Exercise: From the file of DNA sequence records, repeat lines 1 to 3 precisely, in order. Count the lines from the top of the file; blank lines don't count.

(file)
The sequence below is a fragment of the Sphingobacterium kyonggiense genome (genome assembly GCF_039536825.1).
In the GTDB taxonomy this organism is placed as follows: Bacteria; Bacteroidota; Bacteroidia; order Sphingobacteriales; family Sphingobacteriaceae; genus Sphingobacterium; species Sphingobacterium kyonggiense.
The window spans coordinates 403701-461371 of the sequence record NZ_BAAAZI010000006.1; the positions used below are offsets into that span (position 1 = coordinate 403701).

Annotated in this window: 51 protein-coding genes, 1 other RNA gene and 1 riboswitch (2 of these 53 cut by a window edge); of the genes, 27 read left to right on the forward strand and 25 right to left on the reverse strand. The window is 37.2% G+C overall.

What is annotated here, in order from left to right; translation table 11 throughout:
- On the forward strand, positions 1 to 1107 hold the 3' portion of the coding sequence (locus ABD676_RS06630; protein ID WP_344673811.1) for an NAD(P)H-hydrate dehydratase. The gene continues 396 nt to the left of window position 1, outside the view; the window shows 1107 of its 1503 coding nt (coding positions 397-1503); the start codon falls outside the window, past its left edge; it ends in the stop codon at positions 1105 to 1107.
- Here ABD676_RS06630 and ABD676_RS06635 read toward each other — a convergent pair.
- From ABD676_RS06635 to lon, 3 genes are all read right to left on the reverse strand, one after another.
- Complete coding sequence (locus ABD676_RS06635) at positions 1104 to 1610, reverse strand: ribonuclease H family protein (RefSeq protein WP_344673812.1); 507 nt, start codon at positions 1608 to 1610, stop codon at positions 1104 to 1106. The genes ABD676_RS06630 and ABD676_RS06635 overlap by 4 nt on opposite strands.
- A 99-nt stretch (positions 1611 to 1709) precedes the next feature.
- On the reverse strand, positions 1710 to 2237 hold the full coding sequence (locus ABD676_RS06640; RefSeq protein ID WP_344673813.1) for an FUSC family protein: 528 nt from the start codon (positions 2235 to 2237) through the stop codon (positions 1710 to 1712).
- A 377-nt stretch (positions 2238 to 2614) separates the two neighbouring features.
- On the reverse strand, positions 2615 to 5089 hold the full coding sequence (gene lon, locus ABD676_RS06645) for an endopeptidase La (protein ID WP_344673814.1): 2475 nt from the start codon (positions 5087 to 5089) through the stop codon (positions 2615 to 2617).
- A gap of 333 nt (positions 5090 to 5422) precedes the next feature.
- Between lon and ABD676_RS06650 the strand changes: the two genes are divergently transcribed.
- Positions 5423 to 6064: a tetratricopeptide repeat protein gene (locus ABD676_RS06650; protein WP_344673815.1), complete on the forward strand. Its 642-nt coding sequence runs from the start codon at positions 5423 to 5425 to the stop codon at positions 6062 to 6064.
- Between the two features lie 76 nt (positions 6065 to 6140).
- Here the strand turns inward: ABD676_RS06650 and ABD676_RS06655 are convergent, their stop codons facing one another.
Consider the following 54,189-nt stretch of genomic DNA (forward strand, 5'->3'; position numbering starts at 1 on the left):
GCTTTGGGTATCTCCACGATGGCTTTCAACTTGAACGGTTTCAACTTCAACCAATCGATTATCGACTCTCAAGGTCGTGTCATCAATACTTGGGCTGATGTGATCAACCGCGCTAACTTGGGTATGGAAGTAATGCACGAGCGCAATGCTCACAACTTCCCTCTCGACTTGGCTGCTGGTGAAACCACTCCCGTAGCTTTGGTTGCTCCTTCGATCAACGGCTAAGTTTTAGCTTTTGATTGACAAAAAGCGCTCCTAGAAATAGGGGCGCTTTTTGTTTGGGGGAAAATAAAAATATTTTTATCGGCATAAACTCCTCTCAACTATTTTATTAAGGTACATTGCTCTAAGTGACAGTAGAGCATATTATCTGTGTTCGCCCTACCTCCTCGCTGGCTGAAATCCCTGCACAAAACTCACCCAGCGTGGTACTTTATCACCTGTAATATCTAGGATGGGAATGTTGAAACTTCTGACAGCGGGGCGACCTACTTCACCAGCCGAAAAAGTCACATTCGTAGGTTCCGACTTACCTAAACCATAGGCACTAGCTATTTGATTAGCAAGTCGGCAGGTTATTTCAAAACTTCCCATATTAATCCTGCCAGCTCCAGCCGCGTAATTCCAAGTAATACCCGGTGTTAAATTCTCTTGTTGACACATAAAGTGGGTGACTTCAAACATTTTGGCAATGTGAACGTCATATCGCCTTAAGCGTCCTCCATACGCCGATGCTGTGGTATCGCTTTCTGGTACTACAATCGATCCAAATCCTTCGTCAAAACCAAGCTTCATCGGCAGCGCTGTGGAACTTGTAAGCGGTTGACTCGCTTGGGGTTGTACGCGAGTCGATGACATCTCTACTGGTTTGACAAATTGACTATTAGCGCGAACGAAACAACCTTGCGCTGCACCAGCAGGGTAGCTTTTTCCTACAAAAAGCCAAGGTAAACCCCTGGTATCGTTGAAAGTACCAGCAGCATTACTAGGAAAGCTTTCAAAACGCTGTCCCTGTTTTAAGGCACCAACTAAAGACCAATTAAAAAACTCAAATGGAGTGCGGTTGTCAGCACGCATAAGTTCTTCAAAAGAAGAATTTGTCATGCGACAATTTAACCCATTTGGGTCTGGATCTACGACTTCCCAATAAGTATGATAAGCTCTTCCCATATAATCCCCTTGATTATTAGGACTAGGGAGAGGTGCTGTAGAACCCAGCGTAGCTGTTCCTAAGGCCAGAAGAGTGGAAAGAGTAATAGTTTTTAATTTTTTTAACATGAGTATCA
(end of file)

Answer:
The sequence below is a fragment of the Sphingobacterium kyonggiense genome (genome assembly GCF_039536825.1).
In the GTDB taxonomy this organism is placed as follows: Bacteria; Bacteroidota; Bacteroidia; order Sphingobacteriales; family Sphingobacteriaceae; genus Sphingobacterium; species Sphingobacterium kyonggiense.
The window spans coordinates 403701-461371 of the sequence record NZ_BAAAZI010000006.1; the positions used below are offsets into that span (position 1 = coordinate 403701).